This is the game where Martin O’Neill could meet his untimely end.
I say untimely, because it should have happened months prior to the Welsh test and not out of a fondness for the regime.
Should the axe be swung following a defeat tomorrow, it will have been done in a fashion suitable to the aforementioned tenure.
That’s because it will likely occur following a lack of success in front of goal. While out of character for this side to even try and score a goal, the fact these scenarios are almost by design lends an irony to the situation.
O’Neill is consistently ripped apart for his lack of footballing endeavour; through all the associated clichés and excuses, one principle remains the same – you cannot win a football match if you do not score.
That it’s one of few indisputable footballing truths means that sidestepping the need to win as best you can in order to self-preserve and avoid facing facts no longer stands up when there’s no alternative.
Angst support, poor performances and disregard for footballing philosophy couldn’t bring about a shift in focus – so the only finality in football – winning or losing – is finally applicable to a man who will do anything to avoid being realistic about the sport in which he’s employed, but self-admittedly doesn’t coach.
You can guarantee the time O’Neill saves by not coaching is spent flicking through self-made excuse charts.
The Welsh? Semi-final of the last Euros. But, they’re not quite the same machine and he’ll be held to account if this is the last straw at which he thinks he can clutch.
Gareth Bale is out. So is Aaron Ramsey. Even the bright spark Ethan Ampadu is missing. This Welsh team has little going for it, and they’re in Dublin.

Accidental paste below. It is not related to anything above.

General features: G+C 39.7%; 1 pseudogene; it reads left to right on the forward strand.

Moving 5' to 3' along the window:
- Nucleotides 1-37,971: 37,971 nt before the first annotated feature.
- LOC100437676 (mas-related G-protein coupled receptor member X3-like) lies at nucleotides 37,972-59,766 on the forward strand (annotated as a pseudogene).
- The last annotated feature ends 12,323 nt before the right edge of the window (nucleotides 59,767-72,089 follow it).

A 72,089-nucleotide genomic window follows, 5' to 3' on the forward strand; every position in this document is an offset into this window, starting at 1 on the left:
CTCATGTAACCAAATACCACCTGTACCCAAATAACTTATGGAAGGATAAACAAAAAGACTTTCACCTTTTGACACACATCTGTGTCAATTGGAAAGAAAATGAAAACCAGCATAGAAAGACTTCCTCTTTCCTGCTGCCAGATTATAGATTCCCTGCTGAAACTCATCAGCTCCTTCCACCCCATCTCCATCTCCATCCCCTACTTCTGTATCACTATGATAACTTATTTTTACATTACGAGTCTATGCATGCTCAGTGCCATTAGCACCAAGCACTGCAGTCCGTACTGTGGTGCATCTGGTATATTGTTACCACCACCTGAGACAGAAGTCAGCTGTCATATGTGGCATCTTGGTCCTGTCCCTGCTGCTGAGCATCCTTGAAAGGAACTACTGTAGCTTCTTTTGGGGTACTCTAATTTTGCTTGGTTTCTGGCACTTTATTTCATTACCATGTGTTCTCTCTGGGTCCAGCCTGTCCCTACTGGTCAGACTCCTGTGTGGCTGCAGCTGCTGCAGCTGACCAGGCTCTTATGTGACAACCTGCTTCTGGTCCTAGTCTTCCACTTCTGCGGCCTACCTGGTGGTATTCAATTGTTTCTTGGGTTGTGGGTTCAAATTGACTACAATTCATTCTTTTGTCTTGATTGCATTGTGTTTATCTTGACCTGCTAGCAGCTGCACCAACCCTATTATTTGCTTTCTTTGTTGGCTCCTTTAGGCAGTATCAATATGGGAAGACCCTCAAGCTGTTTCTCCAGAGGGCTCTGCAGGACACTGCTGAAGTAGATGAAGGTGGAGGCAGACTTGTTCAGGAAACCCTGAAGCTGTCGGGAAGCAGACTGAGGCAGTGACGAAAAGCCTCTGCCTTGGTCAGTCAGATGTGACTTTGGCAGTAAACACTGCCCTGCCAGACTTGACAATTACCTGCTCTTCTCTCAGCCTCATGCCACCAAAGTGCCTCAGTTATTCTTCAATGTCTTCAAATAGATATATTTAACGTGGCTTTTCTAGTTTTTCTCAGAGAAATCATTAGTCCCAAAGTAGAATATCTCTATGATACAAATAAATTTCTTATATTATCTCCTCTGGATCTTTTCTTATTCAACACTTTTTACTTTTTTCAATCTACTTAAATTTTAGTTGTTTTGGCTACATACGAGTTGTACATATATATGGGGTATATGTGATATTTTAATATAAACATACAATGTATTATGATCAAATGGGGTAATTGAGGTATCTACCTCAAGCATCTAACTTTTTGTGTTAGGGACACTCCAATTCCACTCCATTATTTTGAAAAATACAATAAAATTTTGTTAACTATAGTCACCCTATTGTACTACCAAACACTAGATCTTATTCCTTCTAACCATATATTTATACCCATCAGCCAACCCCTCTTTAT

If you don’t take pride in your football, at least take pride in your home.
But as O’Neill’s harsh jibes at squad members he’s been forced to bring in due to external pressure from supporters, and not the clear footballing ability that his decision should be based upon, resonate around Dublin and further afield, it seems that criticism can only run one-way.
His hands-off approach must take a very different form in his own mind. To him, perhaps freeing himself from criticism around style of play means he can’t be dissected by tactical wannabes.
When in fact, it further separates him from a vision that any half-aware football governing body would wish to adopt.
This is the nation’s game. Ireland winning a Rugby World Cup wouldn’t even compare to picking up a group stage win over a half-decent side at the football equivalent.
That’s real passion, and only with passion do we find justified resolution.
The resolution to this chapter in Irish football has been long written in the stars above Abbotstown.
But, the FAI’s telescope must have been out on loan to help fund the Aviva Stadium repayments. Seemingly, that burden is shed by 2020.
Perhaps with 2020 vision of their own, we wouldn’t have to pair being under financial strain with the removal of all footballing enjoyment at the highest level in this country until at least then.
Wales are in a similar boat to ourselves. As footballing entities, we’re both fairly much in England’s shadow – and Gareth Bale aside, we rely on them to protect, produce and promote our players.
Yet, through embracing identity and getting in someone who respects that enough to complement work done behind the scenes, they’ve overachieved. To see the growth of a footballing structure bring about the death of another who wandered off track in search of excuses, will be poetic.
So far have we fallen, that the need to switch mentality in search of a win seems laborious. Being stuck in neutral for this long has seen us slip into reverse and trying to instantly accelerate will see the whole thing blow up.
You’re far more likely to accept a nasty end when the whole journey to this point has been a car crash anyway.
Supporting this side has made us all feel a bit like Bill Murray in Groundhog Day.